Places (139 total)

Jan Scruggs, President and Founder of the Vietnam Veterans Memorial Fund, proposed in 2000 to build an education center focusing on veterans' service in the wars following Vietnam. The planned center will be located across the street from the Vietnam…

In 1855, Congress commissioned Thomas Crawford to build a statue to top the cast-iron Capitol dome. Two years later, Crawford created the plaster model in Rome and sent it to the US for casting. The bronze was cast at a foundry in Washington DC under…

Louisiana-born sculptor, Jose de Rivera designed and built the abstract sculpture "Infinity" that currently welcomes visitors to the Smithsonian National Museum of American History. The sculpture slowly rotates on its base, completing 1 revolution…

Sculptor Alexander Calder designed "Gwenfritz" in 1965 after Washington philanthropist Gwendolyn Cafritz commissioned him to create a piece for the new Museum of History and Technology. Calder built the 40-foot tall metal stabile in France and…

Since the 1770s, American indigenous people have always served in the US military at a higher rate than other groups. In 1994, a bipartisan congressional effort passed the Native American Veterans’ Memorial Establishment Act to authorize the…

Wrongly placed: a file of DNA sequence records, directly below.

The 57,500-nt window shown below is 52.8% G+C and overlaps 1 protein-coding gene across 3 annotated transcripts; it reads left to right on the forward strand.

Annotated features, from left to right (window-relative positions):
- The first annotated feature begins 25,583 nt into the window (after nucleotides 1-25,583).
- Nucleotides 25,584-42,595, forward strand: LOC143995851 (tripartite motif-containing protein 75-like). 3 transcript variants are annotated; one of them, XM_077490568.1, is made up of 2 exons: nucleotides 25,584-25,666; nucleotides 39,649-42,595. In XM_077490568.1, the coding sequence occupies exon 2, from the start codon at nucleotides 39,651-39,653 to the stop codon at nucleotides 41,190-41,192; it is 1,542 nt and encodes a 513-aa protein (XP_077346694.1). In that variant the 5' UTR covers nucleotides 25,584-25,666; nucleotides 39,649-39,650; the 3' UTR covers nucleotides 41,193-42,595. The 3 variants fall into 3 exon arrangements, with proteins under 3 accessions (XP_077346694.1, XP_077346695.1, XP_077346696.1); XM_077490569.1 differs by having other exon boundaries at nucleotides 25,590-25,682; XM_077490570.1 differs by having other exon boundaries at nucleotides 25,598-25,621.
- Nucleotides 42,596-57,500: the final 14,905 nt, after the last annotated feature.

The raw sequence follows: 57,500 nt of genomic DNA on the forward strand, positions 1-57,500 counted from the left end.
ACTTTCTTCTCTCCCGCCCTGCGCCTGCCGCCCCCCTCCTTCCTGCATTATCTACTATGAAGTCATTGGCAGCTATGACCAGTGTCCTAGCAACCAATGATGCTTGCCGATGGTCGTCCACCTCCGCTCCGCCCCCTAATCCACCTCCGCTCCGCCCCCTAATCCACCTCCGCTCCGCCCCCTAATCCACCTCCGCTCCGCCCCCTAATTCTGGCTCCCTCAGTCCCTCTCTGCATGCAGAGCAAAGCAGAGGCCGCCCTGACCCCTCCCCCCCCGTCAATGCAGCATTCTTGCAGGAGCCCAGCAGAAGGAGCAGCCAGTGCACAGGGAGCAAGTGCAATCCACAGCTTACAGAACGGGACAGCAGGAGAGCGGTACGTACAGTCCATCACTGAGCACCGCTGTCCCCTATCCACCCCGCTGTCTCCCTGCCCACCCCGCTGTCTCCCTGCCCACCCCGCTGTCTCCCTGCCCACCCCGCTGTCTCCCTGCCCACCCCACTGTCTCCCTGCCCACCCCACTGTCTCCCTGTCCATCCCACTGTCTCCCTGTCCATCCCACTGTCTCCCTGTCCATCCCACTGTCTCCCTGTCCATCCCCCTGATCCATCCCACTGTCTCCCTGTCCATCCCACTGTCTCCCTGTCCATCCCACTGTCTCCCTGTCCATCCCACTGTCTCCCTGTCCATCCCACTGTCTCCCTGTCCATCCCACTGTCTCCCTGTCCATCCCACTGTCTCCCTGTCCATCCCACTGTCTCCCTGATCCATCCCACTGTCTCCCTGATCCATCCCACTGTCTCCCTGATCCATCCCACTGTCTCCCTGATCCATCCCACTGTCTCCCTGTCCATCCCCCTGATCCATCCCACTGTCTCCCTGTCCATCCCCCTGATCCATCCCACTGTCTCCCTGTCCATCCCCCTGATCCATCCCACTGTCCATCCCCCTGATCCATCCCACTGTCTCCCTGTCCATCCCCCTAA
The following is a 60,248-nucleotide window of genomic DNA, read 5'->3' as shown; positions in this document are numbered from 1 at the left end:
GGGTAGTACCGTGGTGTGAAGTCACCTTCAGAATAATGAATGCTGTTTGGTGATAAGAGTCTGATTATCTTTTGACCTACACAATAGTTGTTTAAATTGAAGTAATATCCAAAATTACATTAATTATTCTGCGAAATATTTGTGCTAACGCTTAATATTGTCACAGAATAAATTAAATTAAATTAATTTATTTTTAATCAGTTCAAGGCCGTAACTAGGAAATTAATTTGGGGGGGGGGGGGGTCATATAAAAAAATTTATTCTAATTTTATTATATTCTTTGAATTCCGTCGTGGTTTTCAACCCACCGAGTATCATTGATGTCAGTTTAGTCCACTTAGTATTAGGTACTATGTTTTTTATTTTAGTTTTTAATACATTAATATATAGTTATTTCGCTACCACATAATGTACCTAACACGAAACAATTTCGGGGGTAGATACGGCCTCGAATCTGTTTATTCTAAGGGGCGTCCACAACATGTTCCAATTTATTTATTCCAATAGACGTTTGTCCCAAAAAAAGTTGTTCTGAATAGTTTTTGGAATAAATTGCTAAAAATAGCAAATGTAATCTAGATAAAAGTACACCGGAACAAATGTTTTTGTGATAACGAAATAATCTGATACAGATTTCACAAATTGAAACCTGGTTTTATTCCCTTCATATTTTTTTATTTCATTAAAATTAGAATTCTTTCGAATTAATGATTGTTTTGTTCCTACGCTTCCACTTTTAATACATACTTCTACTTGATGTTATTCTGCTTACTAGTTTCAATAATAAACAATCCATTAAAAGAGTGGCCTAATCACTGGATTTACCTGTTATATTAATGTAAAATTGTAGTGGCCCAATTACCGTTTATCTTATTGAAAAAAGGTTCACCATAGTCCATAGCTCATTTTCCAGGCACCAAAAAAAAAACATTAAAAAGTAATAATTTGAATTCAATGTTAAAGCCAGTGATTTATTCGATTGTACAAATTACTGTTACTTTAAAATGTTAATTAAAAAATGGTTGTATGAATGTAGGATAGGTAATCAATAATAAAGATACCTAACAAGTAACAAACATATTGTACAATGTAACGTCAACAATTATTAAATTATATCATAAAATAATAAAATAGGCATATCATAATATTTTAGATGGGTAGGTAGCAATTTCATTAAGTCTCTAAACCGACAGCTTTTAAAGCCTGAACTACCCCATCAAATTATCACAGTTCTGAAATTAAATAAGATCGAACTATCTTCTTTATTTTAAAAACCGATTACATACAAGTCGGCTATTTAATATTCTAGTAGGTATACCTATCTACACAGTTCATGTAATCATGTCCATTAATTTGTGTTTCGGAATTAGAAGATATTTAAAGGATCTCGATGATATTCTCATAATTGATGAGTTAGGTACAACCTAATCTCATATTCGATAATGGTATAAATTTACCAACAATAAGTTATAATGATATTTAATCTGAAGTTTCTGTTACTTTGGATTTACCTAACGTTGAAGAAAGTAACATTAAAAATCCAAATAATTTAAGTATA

In 1985, Elizabeth Ratcliff, a former English teacher from California, proposed a national monument to peace. The monument was approved by Congress within two years and Hains Point was selected as the site. The Peace Garden Project Committee, led by…

After authorization expired for the Black Revolutionary War Patriots Memorial, Maurice Barboza and Lena Santos Ferguson restarted their campaign to honor African-American service during the Revolutionary War. Congress authorized the National Liberty…

In 1996, the Washington Interdependence Council began planning a memorial to Benjamin Banneker, an African American scientist and surveyor who helped map the boundaries of the District of Columbia. Congress authorized the plan, and the Council was…

In 1986, Maurice Barboza and Lena Santos Ferguson won Congressional authorization to honor African Americans who fought in the Revolutionary War with a monument on the Mall. Congress authorized the memorial, but followed precedent by not allocating…

In 1922, Congress received a proposal from the Washington, DC, chapter of the United Daughters of the Confederacy to create the "Faithful Slave Mammies of the South" memorial recognizing the supposed loyalty of enslaved women to their owners during…
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